A number of Boston private schools no longer give academic prizes and honors “to keep those who don’t get them from feeling bad,” writes Concord Review creator Will Fitzhugh. However, these schools haven’t stopped keeping score in games or honoring elite athletes. It’s OK to excel in sports.
The Boston Globe devotes about 150 pages a year to covering high school sports and one page a year to naming valedictorians at public high schools, he writes.
“We are comfortable encouraging, supporting, seeking and celebrating elite performance in high school sports,” writes Fitzhugh. “We seem shy, embarrassed, reluctant, ashamed, and even afraid to encourage, support, and acknowledge — much less celebrate —outstanding academic work by high school students.”
When [mid-20th century] I was in a private school in Northern California, I won a “gold” medal for first place in a track meet of the Private School Conference of Northern California for the high jump [5’6”] — which I thought was pretty high.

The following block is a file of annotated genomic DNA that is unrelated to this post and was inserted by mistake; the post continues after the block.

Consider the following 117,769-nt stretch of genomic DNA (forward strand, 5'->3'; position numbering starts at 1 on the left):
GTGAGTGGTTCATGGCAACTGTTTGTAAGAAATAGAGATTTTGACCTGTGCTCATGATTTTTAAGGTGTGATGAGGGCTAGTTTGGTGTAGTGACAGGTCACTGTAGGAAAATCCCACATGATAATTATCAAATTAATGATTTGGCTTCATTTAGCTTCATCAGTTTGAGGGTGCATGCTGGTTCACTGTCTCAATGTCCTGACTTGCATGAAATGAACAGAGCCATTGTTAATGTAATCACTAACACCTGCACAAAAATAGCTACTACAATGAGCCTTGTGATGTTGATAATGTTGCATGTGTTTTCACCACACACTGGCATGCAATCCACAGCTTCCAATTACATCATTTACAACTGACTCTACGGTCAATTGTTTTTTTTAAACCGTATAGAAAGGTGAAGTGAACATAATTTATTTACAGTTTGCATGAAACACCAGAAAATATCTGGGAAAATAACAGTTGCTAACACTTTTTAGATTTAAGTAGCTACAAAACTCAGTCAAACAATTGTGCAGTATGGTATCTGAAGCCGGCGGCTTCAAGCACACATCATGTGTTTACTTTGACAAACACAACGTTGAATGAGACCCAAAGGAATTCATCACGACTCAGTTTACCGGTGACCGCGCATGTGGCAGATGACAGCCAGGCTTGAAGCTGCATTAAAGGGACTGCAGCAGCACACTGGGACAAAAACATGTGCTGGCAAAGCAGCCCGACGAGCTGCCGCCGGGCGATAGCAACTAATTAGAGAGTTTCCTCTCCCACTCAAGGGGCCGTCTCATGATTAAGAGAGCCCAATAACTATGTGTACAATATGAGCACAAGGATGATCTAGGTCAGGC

My “peers” in the Bay Area public high schools at the time were already clearing 6 feet, but I was, in fact, not in their league.
. . . The current boys high school record, set in July 2002, by Andra Manson of Kingston, Jamaica, at a high school in Brenham, Texas, is 7 feet, 7 inches. [high jump, not pole vault].
Knowing that the record was moving up, a large group of high school athletes was motivated to work harder and jump higher, Fitzhugh concludes.